Origins and Growth of the Global Economy: From the Fifteenth Century Onward

Origins and Growth of the Global Economy: From the Fifteenth Century Onward

Origins and Growth of the Global Economy: From the Fifteenth Century Onward

Origins and Growth of the Global Economy: From the Fifteenth Century Onward

Synopsis

The global market of the 21st century came into existence to produce products and services for mass consumption. Its purpose is to create consumer cultures in nations that fully participate in its benefits. It is the product of cooperation among industrial nations following World War II. Seavoy traces out the evolution of the global market from its foundations in imperial commercial rivalries of the mid-15th century to the present.

Excerpt

There are two purposes for writing this book. The first is to show that the global economy in the twenty-first century is built on the foundation of European commercial imperialism. The second is to show that the global economy as it is currently evolving is capable of producing consumer cultures in all nations that adopt policies to increase exports. Consumer cultures are especially visible in the industrial nations of western Europe, North America, and Japan; and it is becoming increasingly visible in the few post-colonial nations that have actively expanded commercial sectors inherited from imperial governance (South Korea, Taiwan, Singapore).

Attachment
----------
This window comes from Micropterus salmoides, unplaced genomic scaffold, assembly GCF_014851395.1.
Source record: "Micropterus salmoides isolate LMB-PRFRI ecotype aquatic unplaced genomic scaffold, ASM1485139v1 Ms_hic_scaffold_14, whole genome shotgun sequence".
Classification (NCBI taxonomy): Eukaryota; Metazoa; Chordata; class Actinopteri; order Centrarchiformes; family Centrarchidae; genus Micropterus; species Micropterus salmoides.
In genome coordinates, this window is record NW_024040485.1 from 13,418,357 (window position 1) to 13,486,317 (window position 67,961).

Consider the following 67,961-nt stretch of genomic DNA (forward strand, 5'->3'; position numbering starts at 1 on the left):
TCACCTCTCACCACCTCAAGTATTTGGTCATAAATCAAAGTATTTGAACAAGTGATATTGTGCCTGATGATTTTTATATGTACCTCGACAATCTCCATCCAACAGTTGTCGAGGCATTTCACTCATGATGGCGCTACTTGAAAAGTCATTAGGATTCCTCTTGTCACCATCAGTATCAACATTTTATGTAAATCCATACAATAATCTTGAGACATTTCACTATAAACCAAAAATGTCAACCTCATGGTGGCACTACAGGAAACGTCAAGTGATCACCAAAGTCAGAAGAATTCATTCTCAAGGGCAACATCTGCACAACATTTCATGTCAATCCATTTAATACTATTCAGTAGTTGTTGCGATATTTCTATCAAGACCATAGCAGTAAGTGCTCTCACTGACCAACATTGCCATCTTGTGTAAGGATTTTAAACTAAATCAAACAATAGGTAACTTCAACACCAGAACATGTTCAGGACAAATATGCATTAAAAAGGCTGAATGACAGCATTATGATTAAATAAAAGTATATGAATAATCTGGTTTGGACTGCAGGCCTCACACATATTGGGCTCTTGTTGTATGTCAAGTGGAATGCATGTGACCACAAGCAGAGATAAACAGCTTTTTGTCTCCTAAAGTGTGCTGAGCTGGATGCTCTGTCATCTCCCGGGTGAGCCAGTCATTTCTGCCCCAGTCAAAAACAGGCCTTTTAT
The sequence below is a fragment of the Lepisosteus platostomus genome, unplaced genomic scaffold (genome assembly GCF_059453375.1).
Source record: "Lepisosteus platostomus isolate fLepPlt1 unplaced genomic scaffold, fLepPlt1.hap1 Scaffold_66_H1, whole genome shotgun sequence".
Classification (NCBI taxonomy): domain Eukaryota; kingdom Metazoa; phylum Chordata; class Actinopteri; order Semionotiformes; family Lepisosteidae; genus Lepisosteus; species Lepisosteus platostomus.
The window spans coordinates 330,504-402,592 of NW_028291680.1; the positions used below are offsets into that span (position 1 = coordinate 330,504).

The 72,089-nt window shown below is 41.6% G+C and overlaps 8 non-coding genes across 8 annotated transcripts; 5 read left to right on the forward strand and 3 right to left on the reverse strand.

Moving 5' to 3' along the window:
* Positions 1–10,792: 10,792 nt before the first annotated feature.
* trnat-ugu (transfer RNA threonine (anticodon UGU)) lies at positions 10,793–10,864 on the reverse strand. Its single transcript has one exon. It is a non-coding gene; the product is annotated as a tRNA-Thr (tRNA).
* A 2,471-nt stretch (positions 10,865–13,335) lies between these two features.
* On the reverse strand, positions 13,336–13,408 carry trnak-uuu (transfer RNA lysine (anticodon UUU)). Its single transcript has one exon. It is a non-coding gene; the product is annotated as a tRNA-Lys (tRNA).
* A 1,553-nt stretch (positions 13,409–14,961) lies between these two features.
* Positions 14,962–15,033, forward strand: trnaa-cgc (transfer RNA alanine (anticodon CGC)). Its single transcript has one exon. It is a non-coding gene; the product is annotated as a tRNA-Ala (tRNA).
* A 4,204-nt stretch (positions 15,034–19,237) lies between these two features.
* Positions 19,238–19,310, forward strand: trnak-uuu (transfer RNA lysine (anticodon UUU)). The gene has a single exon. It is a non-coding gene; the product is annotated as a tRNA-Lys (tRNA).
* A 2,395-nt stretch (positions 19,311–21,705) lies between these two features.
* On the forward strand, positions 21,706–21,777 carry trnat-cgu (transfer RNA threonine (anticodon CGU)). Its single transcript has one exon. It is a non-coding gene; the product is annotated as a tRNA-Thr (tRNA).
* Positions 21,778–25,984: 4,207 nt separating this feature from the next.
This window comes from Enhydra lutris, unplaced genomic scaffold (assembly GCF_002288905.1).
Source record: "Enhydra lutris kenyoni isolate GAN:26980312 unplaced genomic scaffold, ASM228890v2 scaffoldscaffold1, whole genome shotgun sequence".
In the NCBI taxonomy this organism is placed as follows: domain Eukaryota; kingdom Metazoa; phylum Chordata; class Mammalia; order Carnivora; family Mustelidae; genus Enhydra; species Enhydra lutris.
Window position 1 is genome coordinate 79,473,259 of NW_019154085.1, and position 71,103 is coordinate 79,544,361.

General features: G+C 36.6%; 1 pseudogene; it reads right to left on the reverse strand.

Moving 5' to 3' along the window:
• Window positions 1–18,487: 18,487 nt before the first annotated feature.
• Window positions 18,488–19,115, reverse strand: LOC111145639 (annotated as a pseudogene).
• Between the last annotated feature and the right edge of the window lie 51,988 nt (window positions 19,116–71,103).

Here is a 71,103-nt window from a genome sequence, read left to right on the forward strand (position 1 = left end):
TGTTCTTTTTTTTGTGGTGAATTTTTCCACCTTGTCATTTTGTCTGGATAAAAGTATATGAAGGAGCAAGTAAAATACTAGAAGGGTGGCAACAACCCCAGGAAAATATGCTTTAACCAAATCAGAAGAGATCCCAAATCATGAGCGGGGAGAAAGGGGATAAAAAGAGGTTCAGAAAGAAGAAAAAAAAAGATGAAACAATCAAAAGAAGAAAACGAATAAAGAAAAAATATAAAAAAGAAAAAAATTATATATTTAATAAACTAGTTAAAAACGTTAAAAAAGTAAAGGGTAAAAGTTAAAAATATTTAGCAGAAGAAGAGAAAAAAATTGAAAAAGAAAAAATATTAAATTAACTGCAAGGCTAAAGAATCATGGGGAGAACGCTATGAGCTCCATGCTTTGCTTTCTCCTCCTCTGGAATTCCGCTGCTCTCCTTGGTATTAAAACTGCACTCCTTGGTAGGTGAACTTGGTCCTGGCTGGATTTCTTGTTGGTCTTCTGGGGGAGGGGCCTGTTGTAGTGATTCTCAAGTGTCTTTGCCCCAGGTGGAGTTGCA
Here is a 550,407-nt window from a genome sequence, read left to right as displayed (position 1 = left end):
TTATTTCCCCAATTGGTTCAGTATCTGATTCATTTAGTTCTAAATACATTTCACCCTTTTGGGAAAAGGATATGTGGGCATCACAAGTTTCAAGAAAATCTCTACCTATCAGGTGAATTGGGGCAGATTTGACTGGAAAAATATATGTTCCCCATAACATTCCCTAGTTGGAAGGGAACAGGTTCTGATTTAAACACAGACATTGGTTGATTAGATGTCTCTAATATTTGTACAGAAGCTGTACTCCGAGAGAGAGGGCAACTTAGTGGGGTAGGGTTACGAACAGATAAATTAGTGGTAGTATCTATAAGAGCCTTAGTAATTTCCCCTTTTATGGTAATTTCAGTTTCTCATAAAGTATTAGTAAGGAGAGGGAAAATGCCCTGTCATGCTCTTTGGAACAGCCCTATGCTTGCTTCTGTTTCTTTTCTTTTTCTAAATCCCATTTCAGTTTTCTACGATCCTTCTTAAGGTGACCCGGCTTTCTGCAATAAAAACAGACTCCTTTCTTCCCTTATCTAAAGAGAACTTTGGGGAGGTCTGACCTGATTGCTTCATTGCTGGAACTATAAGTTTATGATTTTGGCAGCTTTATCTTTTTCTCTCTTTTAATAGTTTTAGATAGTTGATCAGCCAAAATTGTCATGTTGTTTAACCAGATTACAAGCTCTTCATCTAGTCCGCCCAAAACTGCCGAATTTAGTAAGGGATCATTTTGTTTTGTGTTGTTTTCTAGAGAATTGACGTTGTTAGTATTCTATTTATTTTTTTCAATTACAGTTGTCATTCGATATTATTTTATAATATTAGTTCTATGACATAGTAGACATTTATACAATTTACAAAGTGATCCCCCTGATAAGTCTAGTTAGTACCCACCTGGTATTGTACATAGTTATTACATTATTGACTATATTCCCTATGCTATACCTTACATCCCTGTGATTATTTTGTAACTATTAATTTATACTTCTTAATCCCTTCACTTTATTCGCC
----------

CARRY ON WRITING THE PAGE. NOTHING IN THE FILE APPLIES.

This book is not about aggression, atrocities, brutality, greed, racism, slavery, and other unsavory imperial practices that many investigators have described. Many of these studies, while accurate, have the purpose to convince readers that European commercial imperialism was exploitation. This is not a fair picture. When observed and analyzed in a long perspective, European commercial imperialism was a strongly positive event because it is the foundation for the globalization of commerce and industry. Put another way, European commercial imperialism was the propellant for creating the global economy of the twenty-first century that can produce consumer cultures in all nations that actively participate.

The rules for participation in the global market have been defined

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